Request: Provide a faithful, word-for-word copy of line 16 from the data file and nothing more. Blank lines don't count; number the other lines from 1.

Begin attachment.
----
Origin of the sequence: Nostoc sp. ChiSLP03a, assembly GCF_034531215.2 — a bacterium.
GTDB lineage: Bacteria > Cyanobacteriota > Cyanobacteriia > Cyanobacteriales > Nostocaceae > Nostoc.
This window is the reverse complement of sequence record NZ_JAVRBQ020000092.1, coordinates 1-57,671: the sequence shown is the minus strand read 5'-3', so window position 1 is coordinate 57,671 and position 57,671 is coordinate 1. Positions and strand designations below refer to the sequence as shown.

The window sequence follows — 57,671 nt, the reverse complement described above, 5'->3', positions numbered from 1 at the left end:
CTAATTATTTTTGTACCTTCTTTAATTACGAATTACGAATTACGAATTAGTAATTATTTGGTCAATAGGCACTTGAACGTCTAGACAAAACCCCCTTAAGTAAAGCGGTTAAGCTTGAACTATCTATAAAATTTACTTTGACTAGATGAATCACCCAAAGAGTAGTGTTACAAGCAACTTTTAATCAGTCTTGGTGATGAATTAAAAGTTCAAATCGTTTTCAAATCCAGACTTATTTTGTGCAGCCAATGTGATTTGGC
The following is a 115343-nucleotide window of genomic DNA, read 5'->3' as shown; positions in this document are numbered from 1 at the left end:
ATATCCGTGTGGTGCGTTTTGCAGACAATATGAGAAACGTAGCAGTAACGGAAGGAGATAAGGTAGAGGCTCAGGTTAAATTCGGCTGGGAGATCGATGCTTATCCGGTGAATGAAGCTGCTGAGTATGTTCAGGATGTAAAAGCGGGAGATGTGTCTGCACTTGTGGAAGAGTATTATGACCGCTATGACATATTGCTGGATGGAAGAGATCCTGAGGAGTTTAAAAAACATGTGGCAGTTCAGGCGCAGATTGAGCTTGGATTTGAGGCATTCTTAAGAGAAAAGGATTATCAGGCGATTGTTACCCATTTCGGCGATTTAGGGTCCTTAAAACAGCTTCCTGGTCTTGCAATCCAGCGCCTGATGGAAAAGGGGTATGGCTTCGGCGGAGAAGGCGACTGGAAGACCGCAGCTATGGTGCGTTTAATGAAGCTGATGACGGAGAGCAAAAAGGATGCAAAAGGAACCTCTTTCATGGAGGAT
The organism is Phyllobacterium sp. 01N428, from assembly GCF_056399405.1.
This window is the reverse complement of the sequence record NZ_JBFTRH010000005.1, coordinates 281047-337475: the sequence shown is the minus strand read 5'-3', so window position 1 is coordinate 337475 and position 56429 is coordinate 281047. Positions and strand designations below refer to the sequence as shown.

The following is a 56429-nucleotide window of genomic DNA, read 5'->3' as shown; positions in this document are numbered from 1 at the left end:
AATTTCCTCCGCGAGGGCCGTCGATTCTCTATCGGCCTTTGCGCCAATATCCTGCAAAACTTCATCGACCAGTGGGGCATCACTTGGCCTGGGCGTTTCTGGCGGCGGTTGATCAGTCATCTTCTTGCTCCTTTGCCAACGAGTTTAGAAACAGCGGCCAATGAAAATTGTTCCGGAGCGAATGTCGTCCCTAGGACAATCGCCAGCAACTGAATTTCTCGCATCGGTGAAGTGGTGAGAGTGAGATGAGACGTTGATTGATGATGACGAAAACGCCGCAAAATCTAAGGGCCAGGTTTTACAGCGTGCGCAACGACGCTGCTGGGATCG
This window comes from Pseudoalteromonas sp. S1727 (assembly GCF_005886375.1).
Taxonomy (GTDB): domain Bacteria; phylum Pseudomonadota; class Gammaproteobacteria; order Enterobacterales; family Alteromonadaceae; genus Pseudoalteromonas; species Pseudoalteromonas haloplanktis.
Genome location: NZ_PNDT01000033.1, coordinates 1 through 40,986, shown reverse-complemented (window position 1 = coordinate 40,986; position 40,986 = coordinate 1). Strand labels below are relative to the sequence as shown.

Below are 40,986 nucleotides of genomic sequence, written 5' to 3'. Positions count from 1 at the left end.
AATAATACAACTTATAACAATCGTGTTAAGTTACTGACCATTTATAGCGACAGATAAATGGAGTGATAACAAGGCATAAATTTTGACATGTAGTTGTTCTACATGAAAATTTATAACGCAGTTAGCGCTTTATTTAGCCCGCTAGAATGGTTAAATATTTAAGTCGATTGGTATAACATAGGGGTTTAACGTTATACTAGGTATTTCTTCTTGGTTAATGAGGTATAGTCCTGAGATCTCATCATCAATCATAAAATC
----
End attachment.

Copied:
AATAATACAACTTATAACAATCGTGTTAAGTTACTGACCATTTATAGCGACAGATAAATGGAGTGATAACAAGGCATAAATTTTGACATGTAGTTGTTCTACATGAAAATTTATAACGCAGTTAGCGCTTTATTTAGCCCGCTAGAATGGTTAAATATTTAAGTCGATTGGTATAACATAGGGGTTTAACGTTATACTAGGTATTTCTTCTTGGTTAATGAGGTATAGTCCTGAGATCTCATCATCAATCATAAAATC